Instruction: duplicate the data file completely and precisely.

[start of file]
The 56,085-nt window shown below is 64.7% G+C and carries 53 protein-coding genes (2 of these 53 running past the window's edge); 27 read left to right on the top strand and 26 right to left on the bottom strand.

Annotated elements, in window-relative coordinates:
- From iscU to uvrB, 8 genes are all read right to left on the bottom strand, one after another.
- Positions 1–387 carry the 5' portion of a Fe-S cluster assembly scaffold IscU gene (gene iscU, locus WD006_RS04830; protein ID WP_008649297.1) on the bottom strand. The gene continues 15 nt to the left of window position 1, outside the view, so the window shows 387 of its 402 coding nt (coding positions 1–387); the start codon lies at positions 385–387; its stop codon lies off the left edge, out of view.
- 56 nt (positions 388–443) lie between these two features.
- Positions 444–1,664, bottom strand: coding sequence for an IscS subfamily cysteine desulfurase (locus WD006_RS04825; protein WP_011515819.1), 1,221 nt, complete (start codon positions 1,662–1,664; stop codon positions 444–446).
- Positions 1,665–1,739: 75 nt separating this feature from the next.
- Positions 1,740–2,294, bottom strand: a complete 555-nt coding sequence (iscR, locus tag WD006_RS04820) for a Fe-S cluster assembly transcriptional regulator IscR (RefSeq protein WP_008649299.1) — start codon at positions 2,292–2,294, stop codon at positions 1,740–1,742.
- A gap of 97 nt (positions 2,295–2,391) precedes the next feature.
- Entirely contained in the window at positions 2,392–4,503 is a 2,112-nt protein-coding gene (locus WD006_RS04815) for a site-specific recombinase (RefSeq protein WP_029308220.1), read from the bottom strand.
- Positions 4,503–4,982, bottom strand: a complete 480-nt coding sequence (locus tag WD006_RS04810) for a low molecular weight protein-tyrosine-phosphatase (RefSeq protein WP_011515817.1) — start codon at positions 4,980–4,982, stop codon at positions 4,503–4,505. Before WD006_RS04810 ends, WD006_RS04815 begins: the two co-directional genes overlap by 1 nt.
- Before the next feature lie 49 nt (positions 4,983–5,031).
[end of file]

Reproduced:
The 56,085-nt window shown below is 64.7% G+C and carries 53 protein-coding genes (2 of these 53 running past the window's edge); 27 read left to right on the top strand and 26 right to left on the bottom strand.

Annotated elements, in window-relative coordinates:
- From iscU to uvrB, 8 genes are all read right to left on the bottom strand, one after another.
- Positions 1–387 carry the 5' portion of a Fe-S cluster assembly scaffold IscU gene (gene iscU, locus WD006_RS04830; protein ID WP_008649297.1) on the bottom strand. The gene continues 15 nt to the left of window position 1, outside the view, so the window shows 387 of its 402 coding nt (coding positions 1–387); the start codon lies at positions 385–387; its stop codon lies off the left edge, out of view.
- 56 nt (positions 388–443) lie between these two features.
- Positions 444–1,664, bottom strand: coding sequence for an IscS subfamily cysteine desulfurase (locus WD006_RS04825; protein WP_011515819.1), 1,221 nt, complete (start codon positions 1,662–1,664; stop codon positions 444–446).
- Positions 1,665–1,739: 75 nt separating this feature from the next.
- Positions 1,740–2,294, bottom strand: a complete 555-nt coding sequence (iscR, locus tag WD006_RS04820) for a Fe-S cluster assembly transcriptional regulator IscR (RefSeq protein WP_008649299.1) — start codon at positions 2,292–2,294, stop codon at positions 1,740–1,742.
- A gap of 97 nt (positions 2,295–2,391) precedes the next feature.
- Entirely contained in the window at positions 2,392–4,503 is a 2,112-nt protein-coding gene (locus WD006_RS04815) for a site-specific recombinase (RefSeq protein WP_029308220.1), read from the bottom strand.
- Positions 4,503–4,982, bottom strand: a complete 480-nt coding sequence (locus tag WD006_RS04810) for a low molecular weight protein-tyrosine-phosphatase (RefSeq protein WP_011515817.1) — start codon at positions 4,980–4,982, stop codon at positions 4,503–4,505. Before WD006_RS04810 ends, WD006_RS04815 begins: the two co-directional genes overlap by 1 nt.
- Before the next feature lie 49 nt (positions 4,983–5,031).